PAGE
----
The prevalence of clinical features other than the acneiform skin lesion in the patients with Behçet's syndrome with (solid bars) and without arthritis (open bars). OU = oral ulcers; GU = genital ulcers; EN = erythema nodosum; TP = thrombophlebitis; EI = eye involvement; PA = pathergy test.

Although the prevalence of comedones was not significantly different between the four groups, the numbers of papules (p<0.004) and pustules (p<0.0001) were higher in patients with BS with arthritis than in the other three groups (table 1).

Eight patients in the group with BS with arthritis and nine in the group without arthritis had eye disease. Papulopustular lesions were not increased in patients with BS with eye involvement (data not given).

Of the 44 patients with BS with arthritis, 12 had one, 30 had one to four, and two had more than four joints affected. The knee was the joint most commonly affected (23 patients), followed by the ankle in 12 patients. There were no patients with inflammatory low back pain, heel pain, or distal interphalangeal joint disease. Arthritis was among the presenting manifestations in eight patients with newly diagnosed BS. The number of diseased joints did not affect the prevalence of skin lesions (data not given). Twelve patients in the group with BS with arthritis and seven in the group without arthritis had low back pain. However, an x ray examination of their lumbosacral and sacroiliac joints showed no evidence of lumbar spondyloarthropathy or sacroiliitis.


The results support our hypothesis that skin papules and pustules are associated with arthritis in BS.

The prevalence of other disease manifestations was similar in patients with BS with or without arthritis. Furthermore, the drugs used at the time of study were similar in both groups, suggesting that disease severity was also similar in both groups. On the other hand, the probability remains that both the presence of arthritis and the pustular lesions simply reflected more severe disease within the organs affected. Our clinical impression was that this was not the case. However, a formal assessment of disease severity in the two groups was not made and we must add that currently there is no widely accepted severity index available for BS.

The patients with RA in this study were examined so that the prevalence of papulopustular lesions in patients with BS could be compared with that in another group of patients with a chronic inflammatory condition. However, the prevalence of acne, in general, decreases with age5 and our patients with RA were somewhat older than the patients with BS, even though they were well beyond early adulthood when acne lesions are most common. In retrospect, it would have been preferable to have had a control group strictly comparable in age and sex. Furthermore, in such studies in the future the inclusion of control groups with psoriasis or SAPHO, or both, would also be desirable, especially in the light of the following discussion.

The association of arthritis and papulopustular lesions has been well described in both SAPHO syndrome and psoriatic arthritis. In the pathogenesis of psoriatic arthritis streptococcus species6 7 and in SAPHO syndromePropionibacterium acnes 8 have been implicated. Edlund et al carried out an open biopsy study of affected joints and para-articular bone and found that in seven of 15 patients with palmoplantar pustulosis and sternocostoclavicular arthro-osteitis,Propionibacterium acnes was grown in least two of five cultures.9 The role of micro-organisms in the pathogenesis of BS has also been studied. Lehner et al analysed serum samples from patients with BS by immunoblot assay and found that IgA antibodies to the recombinant 65 kDa mycobacterial heat shock protein and to soluble protein extracts ofStreptococcus sanguis, ST3, KTH-1, KTH-2, and KTH-3, were significantly increased.10 A Japanese group reported that patients with BS showed significantly higher antibody titres to Streptococcus sanguisstrains 113–20, 114–23, and 118–1 than control groups.11 Finally, Çalgüneri et al found that prophylactic penicillin treatment significantly reduced the number of arthritis episodes.12 Taken together, these findings suggest an infectious cause in the pathogenesis of BS, akin to a “reactive” arthritis. However, unlike the reactive arthritides, enthesitis and the HLA-B27 association are absent in BS. The nature of the genital lesions is quite different and, as was true for our patients, sacroiliitis is usually not present in BS.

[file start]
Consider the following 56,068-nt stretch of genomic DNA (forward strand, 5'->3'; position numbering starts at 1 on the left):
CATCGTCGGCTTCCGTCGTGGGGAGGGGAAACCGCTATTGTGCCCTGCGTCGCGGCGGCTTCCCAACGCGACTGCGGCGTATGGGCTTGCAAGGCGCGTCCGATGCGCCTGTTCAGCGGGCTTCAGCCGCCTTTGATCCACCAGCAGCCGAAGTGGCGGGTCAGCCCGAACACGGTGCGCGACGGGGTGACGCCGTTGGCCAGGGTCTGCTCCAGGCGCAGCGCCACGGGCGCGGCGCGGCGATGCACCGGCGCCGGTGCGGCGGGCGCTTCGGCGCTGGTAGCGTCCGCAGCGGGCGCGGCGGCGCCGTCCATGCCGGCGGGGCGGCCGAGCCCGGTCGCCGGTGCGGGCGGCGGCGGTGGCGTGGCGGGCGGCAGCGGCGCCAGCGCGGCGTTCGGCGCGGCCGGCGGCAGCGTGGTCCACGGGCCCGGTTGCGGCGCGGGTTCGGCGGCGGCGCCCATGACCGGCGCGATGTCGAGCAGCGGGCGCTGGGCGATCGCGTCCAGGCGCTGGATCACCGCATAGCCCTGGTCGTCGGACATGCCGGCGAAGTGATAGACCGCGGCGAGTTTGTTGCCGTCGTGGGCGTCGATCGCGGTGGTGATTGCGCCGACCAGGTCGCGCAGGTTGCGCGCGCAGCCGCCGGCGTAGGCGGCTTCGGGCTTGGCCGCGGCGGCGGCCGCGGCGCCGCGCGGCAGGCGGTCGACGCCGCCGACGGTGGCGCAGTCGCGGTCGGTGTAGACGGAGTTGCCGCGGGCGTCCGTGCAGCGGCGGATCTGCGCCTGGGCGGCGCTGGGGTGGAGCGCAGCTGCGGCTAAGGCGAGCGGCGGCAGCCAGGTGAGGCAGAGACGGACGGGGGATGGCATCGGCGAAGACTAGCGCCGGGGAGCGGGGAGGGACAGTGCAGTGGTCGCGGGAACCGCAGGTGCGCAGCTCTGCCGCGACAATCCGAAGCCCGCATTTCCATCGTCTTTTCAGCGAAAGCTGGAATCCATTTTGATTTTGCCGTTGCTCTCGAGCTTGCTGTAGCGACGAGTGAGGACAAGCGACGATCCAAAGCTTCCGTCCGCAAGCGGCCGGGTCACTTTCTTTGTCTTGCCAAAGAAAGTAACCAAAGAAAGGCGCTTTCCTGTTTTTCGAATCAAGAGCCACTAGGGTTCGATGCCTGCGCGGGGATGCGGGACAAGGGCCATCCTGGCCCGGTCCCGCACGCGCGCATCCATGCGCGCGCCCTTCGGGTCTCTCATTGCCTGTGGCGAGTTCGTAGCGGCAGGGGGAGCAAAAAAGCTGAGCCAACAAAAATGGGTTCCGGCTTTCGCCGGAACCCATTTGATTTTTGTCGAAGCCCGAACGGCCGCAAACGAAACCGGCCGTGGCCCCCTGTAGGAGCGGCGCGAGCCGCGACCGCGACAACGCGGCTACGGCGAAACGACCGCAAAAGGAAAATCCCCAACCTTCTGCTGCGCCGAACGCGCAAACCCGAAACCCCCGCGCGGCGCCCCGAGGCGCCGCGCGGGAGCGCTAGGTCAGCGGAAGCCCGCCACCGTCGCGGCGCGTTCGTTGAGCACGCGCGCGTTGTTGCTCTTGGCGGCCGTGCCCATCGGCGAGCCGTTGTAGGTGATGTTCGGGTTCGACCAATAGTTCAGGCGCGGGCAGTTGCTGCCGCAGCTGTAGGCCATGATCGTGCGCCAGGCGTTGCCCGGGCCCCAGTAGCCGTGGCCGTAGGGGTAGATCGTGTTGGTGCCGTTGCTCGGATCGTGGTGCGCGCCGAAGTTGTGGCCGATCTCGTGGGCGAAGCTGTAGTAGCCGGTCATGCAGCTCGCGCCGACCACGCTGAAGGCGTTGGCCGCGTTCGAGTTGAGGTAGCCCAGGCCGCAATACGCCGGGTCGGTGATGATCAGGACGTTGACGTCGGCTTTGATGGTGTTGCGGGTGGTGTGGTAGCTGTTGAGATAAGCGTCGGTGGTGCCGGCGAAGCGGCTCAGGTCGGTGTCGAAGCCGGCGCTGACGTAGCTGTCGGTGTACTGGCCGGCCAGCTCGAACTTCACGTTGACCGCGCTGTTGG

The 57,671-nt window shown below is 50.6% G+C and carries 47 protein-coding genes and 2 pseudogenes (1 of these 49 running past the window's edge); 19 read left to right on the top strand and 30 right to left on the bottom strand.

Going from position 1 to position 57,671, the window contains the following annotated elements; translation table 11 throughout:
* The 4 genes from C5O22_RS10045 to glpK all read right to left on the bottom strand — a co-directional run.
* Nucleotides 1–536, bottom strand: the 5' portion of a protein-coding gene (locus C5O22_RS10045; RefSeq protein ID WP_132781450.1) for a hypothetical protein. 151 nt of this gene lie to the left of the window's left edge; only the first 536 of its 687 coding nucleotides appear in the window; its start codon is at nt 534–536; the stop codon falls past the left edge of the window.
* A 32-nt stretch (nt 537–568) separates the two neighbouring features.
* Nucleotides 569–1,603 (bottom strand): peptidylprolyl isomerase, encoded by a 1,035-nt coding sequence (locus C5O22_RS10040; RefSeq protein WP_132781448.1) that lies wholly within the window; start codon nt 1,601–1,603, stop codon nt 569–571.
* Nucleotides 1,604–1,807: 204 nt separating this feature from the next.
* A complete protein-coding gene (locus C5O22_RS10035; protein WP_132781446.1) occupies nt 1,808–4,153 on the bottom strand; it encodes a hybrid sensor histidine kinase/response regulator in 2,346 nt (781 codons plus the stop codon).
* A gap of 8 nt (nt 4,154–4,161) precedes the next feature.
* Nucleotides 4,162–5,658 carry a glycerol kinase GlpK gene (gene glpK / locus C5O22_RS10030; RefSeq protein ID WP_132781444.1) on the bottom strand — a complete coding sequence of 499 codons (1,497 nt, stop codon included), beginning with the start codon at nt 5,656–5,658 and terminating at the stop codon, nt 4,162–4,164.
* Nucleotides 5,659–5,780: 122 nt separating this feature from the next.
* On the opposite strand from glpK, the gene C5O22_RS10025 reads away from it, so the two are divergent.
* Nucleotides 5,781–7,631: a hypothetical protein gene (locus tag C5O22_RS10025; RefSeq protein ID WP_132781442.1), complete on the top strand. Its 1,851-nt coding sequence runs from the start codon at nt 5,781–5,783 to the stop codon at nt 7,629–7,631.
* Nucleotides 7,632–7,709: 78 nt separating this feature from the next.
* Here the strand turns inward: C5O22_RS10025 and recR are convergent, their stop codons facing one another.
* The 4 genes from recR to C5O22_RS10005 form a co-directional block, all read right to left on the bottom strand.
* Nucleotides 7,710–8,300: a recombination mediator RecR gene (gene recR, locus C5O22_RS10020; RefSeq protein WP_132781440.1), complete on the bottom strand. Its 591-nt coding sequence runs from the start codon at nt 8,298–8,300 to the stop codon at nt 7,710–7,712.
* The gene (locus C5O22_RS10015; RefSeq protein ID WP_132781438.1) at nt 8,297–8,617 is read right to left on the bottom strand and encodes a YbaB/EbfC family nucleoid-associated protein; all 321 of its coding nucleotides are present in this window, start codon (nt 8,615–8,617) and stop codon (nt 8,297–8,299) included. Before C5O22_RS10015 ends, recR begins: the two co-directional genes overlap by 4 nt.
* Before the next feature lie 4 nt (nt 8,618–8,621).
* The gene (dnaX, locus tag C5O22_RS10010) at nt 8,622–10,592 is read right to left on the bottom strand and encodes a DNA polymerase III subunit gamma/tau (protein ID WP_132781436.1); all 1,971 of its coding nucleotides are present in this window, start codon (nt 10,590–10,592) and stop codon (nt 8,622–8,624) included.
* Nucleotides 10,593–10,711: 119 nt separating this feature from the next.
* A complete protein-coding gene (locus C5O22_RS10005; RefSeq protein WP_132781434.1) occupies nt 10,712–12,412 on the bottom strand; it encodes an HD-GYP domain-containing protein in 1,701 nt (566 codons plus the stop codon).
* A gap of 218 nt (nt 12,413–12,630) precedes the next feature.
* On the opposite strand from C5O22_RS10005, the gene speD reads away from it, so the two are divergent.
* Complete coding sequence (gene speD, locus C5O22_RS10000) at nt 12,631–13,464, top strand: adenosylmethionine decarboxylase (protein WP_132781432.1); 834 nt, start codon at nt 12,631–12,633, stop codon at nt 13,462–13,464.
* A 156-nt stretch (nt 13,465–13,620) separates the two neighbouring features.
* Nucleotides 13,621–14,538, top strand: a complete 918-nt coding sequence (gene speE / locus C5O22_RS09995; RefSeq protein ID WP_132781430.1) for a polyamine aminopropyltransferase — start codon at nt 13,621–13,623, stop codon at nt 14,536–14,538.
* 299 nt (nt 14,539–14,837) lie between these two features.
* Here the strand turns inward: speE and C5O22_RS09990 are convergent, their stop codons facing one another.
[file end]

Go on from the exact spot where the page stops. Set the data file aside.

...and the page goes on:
The association of arthritis with acne and not with the other manifestations also raises the intriguing possibility that more than one pathogenetic mechanism might be operative in BS. This contention is also supported by the observation that one agent, thalidomide, is uniformly effective for almost all the skin mucosa manifestations of BS except the erythema nodosum lesions, which it actually exacerbates.13


View Abstract

Request permissions

If you wish to reuse any or all of this article please use the link below which will take you to the Copyright Clearance Center’s RightsLink service. You will be able to get a quick price and instant permission to reuse the content in many different ways.